A Double Indemnity, Castro, Wednesday. Rich but unhappy (and evil) housewife Barbara Stanwyck leads insurance salesman Fred MacMurray by the nose from adultery to murder in Billy Wilder’s near-perfect thriller. Not that she has any trouble leading him (this is not the wholesome MacMurray we remember from My Three Sons). Edward G. Robinson is in fine form as the co-worker and close friend that MacMurray must deceive. A good, gritty thriller about sex (or the code-era equivalent) and betrayal, Double Indemnity can reasonably be called the first true film noir. On a double bill with The Postman Always Rings Twice, which I haven’t seen in a very long time but remember fondly.
C The Wild Bunch, Castro, Sunday. Sometimes I think I’m the only male, heterosexual cinephile who doesn’t love The Wild Bunch. I don’t object to violence in movies. I even love The Good, the Bad, and the Ugly, which also presents violent, amoral protagonists and asks us to root for them. But unlike Sergio Leone’s masterpiece, The Wild Bunch takes itself seriously and even indulges in sentimentality. It’s one thing to vicariously enjoy fictional characters with few if any scruples; it’s another to get all weepy about them. On a double bill with The Long Riders, a film about Jesse James and his family that I saw long ago and remember liking reasonably well.
B Belle, Lark, opens Friday. Yes, it feels very much like a Jane Austen movie, except that it’s based on a true story rather than a novel, is set a couple of generations earlier, and deals with race. Dido Elizabeth Belle (Gugu Mbatha-Raw) is the daughter of a 18th-century British nobleman and an African slave. She’s raised by her loving uncle and aunt (the always wonderful Tom Wilkinson and Emily Watson), almost as an equal. Most of the film concerns itself with the question of how to marry off a proper young lady of wealth and high birth who lacks the right skin color. As you’d expect, it’s all very well acted against beautiful backgrounds.
B+ The Wizard of Oz, Balboa, Saturday, 10:00am. I don’t really have to tell you about this one, do I? Well, perhaps I have to explain why I’m only giving Oz a B+. Despite its clever songs, lush Technicolor photography, and one great performance (Bert Lahr’s Cowardly Lion), The Wizard of Oz never struck me as the masterpiece that everyone else sees. It’s a good, fun movie, but not quite fun enough to earn an A.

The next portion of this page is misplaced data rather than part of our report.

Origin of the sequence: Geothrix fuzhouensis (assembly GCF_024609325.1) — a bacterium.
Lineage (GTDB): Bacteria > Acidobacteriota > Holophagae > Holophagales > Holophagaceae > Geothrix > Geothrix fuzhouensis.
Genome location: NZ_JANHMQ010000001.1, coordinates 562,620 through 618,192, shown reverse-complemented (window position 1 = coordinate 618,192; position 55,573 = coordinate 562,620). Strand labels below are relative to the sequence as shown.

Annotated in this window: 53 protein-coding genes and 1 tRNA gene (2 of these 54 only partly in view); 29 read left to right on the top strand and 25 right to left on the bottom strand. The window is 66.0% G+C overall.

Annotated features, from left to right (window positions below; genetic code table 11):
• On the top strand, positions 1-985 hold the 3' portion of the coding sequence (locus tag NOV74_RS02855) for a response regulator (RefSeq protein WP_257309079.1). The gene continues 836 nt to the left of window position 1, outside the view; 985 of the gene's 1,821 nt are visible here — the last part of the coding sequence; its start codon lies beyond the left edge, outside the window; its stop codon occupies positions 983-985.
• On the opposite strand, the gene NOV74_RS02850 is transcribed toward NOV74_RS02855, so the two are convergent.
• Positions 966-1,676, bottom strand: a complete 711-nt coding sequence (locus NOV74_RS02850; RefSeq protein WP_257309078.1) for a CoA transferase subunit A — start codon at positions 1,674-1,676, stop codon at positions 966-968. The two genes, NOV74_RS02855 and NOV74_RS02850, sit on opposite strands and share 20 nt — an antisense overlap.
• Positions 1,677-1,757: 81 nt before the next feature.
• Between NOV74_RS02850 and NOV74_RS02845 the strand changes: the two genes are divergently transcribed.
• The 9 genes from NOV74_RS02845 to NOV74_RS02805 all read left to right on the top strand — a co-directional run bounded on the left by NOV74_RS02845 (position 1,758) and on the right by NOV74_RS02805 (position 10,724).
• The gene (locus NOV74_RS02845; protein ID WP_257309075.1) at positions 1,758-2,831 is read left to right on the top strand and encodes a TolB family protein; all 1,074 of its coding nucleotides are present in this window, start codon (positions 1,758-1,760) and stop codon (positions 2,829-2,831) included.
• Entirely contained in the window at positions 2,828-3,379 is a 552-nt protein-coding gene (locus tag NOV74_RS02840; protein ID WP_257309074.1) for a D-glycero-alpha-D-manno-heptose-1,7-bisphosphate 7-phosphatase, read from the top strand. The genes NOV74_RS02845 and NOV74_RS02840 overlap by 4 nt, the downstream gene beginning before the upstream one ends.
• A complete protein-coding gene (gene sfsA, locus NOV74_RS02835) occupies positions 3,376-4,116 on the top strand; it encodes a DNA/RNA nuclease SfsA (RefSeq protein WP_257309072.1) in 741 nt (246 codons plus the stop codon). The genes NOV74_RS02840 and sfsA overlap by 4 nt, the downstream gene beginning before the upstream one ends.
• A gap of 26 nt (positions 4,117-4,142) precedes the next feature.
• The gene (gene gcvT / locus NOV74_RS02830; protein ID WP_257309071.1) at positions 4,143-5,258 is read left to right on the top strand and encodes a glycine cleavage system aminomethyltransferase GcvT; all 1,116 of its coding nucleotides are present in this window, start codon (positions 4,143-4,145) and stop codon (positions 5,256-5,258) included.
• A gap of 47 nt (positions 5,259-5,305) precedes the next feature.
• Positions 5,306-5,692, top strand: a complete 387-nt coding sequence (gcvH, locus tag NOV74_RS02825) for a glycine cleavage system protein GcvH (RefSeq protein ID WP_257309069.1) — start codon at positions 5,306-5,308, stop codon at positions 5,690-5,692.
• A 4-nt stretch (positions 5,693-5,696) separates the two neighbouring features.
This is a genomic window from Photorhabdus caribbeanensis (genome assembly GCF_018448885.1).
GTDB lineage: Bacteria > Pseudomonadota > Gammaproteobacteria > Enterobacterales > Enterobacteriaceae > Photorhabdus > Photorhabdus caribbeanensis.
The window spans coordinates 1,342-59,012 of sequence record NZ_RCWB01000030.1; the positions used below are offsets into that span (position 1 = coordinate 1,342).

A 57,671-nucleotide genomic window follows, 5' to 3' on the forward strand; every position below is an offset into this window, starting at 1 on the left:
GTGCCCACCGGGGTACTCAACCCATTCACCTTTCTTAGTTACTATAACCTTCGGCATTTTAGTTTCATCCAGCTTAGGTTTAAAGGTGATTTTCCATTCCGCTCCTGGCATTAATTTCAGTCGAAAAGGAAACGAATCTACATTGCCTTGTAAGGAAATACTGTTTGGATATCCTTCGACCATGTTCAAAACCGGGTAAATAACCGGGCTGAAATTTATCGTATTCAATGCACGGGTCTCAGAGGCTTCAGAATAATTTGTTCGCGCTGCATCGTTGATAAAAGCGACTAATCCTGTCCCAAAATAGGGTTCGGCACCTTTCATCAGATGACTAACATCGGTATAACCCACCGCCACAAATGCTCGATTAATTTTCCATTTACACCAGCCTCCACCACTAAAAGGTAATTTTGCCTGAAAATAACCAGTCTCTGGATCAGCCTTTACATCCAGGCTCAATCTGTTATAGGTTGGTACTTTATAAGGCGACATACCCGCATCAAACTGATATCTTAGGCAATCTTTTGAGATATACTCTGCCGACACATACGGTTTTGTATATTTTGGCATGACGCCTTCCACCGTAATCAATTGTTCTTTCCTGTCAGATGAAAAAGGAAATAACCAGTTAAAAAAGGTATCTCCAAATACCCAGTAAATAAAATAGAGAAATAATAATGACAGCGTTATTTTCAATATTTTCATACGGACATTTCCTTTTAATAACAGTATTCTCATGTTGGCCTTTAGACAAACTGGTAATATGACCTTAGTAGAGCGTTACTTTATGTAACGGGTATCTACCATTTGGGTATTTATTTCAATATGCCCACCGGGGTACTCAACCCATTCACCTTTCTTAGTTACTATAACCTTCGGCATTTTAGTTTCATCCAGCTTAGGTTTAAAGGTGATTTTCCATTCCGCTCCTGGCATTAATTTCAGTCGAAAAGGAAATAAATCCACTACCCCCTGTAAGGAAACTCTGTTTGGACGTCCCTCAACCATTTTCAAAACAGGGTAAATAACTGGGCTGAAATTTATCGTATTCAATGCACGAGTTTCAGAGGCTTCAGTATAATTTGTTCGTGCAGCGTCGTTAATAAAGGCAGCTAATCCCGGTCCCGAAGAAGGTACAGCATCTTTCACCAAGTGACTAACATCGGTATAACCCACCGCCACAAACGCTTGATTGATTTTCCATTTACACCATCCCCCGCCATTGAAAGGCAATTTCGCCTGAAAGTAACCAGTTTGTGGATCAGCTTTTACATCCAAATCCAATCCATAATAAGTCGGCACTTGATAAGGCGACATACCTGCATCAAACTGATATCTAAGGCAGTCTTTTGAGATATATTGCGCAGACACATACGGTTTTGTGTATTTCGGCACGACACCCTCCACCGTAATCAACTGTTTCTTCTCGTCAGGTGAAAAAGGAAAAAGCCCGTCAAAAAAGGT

C The Sound of Music, Stanford, Friday and Saturday. Many people love it, but I find the biggest money maker of the 1960s lumbering, slow, and dull. Not funny or romantic enough for light entertainment, yet lacking the substance necessary for anything else. And most of the songs give the impression that, by their last collaboration, Roger and Hammerstein had run out of steam. On the other hand, the Todd-AO photography of Alpine landscapes makes this one of the most visually beautiful of Hollywood movies–in a picture-postcard sort of way.
A+ Singin’ in the Rain, Lark, Sunday, 3:30 & Wednesday, 1:00. In 1952, the late twenties seemed like a fond memory of an innocent time, and nostalgia was a large part of Singin’ in the Rain’s original appeal. The nostalgia is long gone, so we can clearly see this movie for what it is: the greatest musical ever filmed, and perhaps the best work of pure escapist entertainment to ever come out of Hollywood. Take out the songs, and you still have one of the best comedies of the 1950′s, and the funniest movie Hollywood ever made about itself. But take out the songs, and you take out the best part.